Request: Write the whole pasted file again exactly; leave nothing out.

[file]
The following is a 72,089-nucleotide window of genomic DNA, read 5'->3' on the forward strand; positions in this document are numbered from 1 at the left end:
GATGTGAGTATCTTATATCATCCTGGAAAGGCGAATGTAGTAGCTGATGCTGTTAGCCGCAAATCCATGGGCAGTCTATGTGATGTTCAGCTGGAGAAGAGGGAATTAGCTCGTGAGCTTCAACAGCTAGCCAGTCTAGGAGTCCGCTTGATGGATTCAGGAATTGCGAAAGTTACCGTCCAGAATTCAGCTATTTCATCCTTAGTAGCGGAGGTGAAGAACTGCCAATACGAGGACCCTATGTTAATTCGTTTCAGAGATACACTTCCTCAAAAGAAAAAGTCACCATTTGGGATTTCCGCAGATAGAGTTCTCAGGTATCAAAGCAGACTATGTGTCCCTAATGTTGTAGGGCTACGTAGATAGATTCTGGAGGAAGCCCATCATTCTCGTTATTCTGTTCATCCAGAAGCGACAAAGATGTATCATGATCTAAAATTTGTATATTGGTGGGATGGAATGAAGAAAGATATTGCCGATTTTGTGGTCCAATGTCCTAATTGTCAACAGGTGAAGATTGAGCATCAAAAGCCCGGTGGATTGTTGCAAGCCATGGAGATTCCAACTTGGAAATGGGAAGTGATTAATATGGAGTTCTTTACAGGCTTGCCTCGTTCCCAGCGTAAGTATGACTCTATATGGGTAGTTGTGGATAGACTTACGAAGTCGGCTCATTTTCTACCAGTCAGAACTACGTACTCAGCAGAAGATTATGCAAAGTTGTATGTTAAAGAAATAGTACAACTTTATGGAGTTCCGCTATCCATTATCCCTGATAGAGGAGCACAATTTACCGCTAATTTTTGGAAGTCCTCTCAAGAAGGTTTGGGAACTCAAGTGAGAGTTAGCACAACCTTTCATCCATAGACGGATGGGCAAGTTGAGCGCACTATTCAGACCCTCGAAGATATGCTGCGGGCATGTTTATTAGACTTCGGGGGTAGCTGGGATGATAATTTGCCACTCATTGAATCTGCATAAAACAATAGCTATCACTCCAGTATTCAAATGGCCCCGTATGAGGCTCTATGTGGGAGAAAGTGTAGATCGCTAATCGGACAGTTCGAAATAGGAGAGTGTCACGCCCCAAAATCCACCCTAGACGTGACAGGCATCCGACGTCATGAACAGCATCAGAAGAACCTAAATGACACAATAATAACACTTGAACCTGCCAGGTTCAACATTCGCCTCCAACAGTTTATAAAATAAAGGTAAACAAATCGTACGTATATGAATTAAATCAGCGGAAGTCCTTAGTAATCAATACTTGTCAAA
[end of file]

The following is a 72,089-nucleotide window of genomic DNA, read 5'->3' on the forward strand; positions in this document are numbered from 1 at the left end:
GATGTGAGTATCTTATATCATCCTGGAAAGGCGAATGTAGTAGCTGATGCTGTTAGCCGCAAATCCATGGGCAGTCTATGTGATGTTCAGCTGGAGAAGAGGGAATTAGCTCGTGAGCTTCAACAGCTAGCCAGTCTAGGAGTCCGCTTGATGGATTCAGGAATTGCGAAAGTTACCGTCCAGAATTCAGCTATTTCATCCTTAGTAGCGGAGGTGAAGAACTGCCAATACGAGGACCCTATGTTAATTCGTTTCAGAGATACACTTCCTCAAAAGAAAAAGTCACCATTTGGGATTTCCGCAGATAGAGTTCTCAGGTATCAAAGCAGACTATGTGTCCCTAATGTTGTAGGGCTACGTAGATAGATTCTGGAGGAAGCCCATCATTCTCGTTATTCTGTTCATCCAGAAGCGACAAAGATGTATCATGATCTAAAATTTGTATATTGGTGGGATGGAATGAAGAAAGATATTGCCGATTTTGTGGTCCAATGTCCTAATTGTCAACAGGTGAAGATTGAGCATCAAAAGCCCGGTGGATTGTTGCAAGCCATGGAGATTCCAACTTGGAAATGGGAAGTGATTAATATGGAGTTCTTTACAGGCTTGCCTCGTTCCCAGCGTAAGTATGACTCTATATGGGTAGTTGTGGATAGACTTACGAAGTCGGCTCATTTTCTACCAGTCAGAACTACGTACTCAGCAGAAGATTATGCAAAGTTGTATGTTAAAGAAATAGTACAACTTTATGGAGTTCCGCTATCCATTATCCCTGATAGAGGAGCACAATTTACCGCTAATTTTTGGAAGTCCTCTCAAGAAGGTTTGGGAACTCAAGTGAGAGTTAGCACAACCTTTCATCCATAGACGGATGGGCAAGTTGAGCGCACTATTCAGACCCTCGAAGATATGCTGCGGGCATGTTTATTAGACTTCGGGGGTAGCTGGGATGATAATTTGCCACTCATTGAATCTGCATAAAACAATAGCTATCACTCCAGTATTCAAATGGCCCCGTATGAGGCTCTATGTGGGAGAAAGTGTAGATCGCTAATCGGACAGTTCGAAATAGGAGAGTGTCACGCCCCAAAATCCACCCTAGACGTGACAGGCATCCGACGTCATGAACAGCATCAGAAGAACCTAAATGACACAATAATAACACTTGAACCTGCCAGGTTCAACATTCGCCTCCAACAGTTTATAAAATAAAGGTAAACAAATCGTACGTATATGAATTAAATCAGCGGAAGTCCTTAGTAATCAATACTTGTCAAA